Ingrid H. Sarelius
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My research focus is on vascular cell communication and signaling. Our lab is specifically interested in how the cells of the blood vessel wall communicate with each other, with the surrounding tissue, and with the blood itself. Basically, we’re interested in figuring out how microvessels work! Since cardiovascular disease is a major killer of adult populations, and since much of this is vascular disease or disorder, understanding normal blood vessel function seems like a good place to start.
The major tool that we use to ask our questions is confocal immunofluorescent intravital microscopy; we are one of a handful of labs worldwide that is able to image local events in cells of the vascular wall in real time in blood perfused microvessels in living animals. We also use single microparticle tracking to define the local fluid dynamic environment in vivo, and confocal imaging of signaling molecules and leukocyte populations in the in situ blood vessel.
Our research is supported by several NIH grants that are either funded or pending, and we are also part of an NIH Program Project, which is a large multi-investigator grant that is focused on understanding leukocyte biology and biophysics.
At present we have two major areas of investigation, with several projects underway in each.
Inflammation. During inflammation, different populations of white blood cells emigrate from the vasculature into the tissue: also during inflammation, fluid and proteins leave the vasculature, causing edema in the surrounding tissue. We recently made the discovery that the adhesion molecule ICAM-1, which is mediates neutrophil adhesion to the endothelium, also initates signals that regulate the permeability of the wall to albumin. Albumin is a molecule that is critical in maintaining fluid balance and is also a critical carrier of hormones and other essential proteins. We discovered that different signaling pathways are turned on in normal versus inflamed endothelium; now we need to find out whether these signals regulate different pathways through the endothelial barrier, and their characteristics. Where leukocytes interact within the vasculature is determined by adhesion molecule expression on the vessel wall, by the local fluid dynamics, and by the morphology of the vasculature. Leukocytes roll, adhere, crawl along the lumen and then emigrate (mostly, although not always) through junctions between endothelial cells. We want to know why these events happen in some areas of the microcirculation and not others, and what the different mechanisms are. We combine quantitation of leukocyte behavior with calcium signaling measurements, measurements of adhesion- and junctional-protein densities, and analysis of the local fluid microenvironment.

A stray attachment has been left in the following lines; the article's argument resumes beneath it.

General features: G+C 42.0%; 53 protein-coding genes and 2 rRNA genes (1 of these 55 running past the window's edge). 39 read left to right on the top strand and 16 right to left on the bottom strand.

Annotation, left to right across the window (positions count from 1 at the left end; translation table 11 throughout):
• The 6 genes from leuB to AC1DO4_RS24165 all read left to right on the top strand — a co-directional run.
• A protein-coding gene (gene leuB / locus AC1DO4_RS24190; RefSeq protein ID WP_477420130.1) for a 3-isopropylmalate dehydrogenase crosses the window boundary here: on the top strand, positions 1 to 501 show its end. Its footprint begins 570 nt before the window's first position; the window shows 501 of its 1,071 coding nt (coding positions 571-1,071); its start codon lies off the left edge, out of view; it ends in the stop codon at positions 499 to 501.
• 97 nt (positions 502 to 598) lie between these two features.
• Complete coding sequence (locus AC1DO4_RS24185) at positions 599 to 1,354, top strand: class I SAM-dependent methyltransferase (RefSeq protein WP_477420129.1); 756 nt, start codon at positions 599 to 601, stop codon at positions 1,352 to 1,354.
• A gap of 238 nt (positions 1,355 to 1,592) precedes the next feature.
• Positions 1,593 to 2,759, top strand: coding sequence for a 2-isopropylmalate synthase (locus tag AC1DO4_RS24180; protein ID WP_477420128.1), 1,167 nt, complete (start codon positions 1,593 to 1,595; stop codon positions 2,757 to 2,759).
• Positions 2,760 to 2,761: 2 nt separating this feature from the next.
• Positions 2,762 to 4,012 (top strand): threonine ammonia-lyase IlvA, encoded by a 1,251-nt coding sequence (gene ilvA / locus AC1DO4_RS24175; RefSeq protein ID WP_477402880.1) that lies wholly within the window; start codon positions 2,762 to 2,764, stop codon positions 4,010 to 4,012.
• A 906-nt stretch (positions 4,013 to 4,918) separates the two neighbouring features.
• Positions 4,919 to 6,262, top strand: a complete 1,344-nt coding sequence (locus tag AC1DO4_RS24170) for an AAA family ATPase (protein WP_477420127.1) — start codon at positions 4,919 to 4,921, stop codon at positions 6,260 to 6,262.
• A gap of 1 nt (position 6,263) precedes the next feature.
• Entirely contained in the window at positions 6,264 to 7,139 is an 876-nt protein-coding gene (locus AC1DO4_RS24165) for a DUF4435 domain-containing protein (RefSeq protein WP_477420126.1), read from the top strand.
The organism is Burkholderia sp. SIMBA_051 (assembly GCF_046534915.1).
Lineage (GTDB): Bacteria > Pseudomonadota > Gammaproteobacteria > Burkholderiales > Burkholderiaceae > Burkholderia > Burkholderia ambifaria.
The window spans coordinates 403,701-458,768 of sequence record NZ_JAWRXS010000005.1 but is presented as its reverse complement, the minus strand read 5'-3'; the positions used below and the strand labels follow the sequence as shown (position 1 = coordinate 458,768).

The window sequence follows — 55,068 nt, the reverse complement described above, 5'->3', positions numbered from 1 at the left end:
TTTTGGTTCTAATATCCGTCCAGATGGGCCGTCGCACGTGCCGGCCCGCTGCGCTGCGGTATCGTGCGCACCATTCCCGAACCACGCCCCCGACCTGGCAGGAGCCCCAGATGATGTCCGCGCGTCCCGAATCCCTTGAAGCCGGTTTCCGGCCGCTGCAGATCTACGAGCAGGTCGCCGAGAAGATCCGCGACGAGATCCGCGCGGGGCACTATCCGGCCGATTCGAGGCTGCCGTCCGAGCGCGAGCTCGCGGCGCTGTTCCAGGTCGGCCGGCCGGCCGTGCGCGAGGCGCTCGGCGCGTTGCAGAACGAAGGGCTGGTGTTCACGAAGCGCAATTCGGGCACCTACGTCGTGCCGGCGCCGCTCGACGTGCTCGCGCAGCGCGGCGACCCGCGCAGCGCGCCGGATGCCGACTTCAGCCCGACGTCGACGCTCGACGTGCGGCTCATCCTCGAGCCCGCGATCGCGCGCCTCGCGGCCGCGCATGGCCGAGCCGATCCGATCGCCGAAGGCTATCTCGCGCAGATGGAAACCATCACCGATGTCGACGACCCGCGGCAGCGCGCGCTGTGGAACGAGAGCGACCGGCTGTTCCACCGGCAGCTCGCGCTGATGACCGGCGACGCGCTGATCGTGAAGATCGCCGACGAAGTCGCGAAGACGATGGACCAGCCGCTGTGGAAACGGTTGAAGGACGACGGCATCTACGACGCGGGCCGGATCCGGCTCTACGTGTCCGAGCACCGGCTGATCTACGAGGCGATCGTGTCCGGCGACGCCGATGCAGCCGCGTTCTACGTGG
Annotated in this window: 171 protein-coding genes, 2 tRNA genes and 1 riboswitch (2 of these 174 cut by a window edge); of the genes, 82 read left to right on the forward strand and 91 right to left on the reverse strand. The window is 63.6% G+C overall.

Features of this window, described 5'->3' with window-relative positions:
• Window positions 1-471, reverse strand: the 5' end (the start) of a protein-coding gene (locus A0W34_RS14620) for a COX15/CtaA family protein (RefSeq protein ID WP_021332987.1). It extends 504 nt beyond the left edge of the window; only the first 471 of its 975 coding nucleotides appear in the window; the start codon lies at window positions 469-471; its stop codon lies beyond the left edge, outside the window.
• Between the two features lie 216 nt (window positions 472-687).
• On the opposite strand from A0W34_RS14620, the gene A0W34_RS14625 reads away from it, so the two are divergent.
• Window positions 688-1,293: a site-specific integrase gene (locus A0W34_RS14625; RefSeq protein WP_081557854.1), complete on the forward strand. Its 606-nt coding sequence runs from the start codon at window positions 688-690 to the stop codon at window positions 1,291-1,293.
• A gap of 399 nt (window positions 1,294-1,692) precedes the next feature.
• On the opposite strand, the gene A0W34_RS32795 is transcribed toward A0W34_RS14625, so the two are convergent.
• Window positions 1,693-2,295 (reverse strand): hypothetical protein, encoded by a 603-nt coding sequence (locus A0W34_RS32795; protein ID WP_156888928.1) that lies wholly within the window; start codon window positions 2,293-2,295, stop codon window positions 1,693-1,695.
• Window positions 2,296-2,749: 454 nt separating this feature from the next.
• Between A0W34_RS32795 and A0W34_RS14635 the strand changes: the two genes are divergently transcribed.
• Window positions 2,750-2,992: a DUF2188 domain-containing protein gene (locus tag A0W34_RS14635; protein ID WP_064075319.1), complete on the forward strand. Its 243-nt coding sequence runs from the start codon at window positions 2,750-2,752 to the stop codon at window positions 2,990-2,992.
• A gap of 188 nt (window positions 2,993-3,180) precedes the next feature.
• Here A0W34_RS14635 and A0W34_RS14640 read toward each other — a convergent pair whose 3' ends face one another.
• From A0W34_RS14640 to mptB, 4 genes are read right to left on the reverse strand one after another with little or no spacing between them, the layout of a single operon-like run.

Metabolic vasodilation. When skeletal muscle contracts, metabolites are released that cause vasodilation in nearby arterioles, thus matching blood flow to demand. Mechanisms underlying this very local response are unresolved, and, importantly, how it is spread along the vessel wall so as to enable a co-ordinated increase in blood flow is not known. Gap junctions are important in many communicated responses, but we showed that the metabolic response is propaged differently. We have published work showing that endothelial calcium changes are essential, and we have also shown that purines (such as adenosine) that are released when muscles contract, initiate propagated responses. We are trying to find out which receptors, and which endothelial signaling mechanisms, are critical for this response.
We recently showed, in an important new paper, that the extracellular matrix proteins that surround arterioles respond to the mechanical events associated with muscle contraction with signals that cause vasodilation. The ECM protein fibronectin is key in this newly identified mechanosignaling pathway. We are collaborating with the Hocking lab to explore the mechanisms underlying the response. Because ECM proteins change as people age, and because it is well known that the vasculature becomes less responsive in older adults, this finding is likely to be very important in planning therapeutic interventions as our population ages.
Ingrid H. Sarelius, Ph.D.
University of Rochester
School of Medicine and Dentistry
601 Elmwood Avenue
Rochester, NY 14642
|Julie M. Kuebel
Pharmacology and Physiology Ph.D. Program
|Patricia A. Titus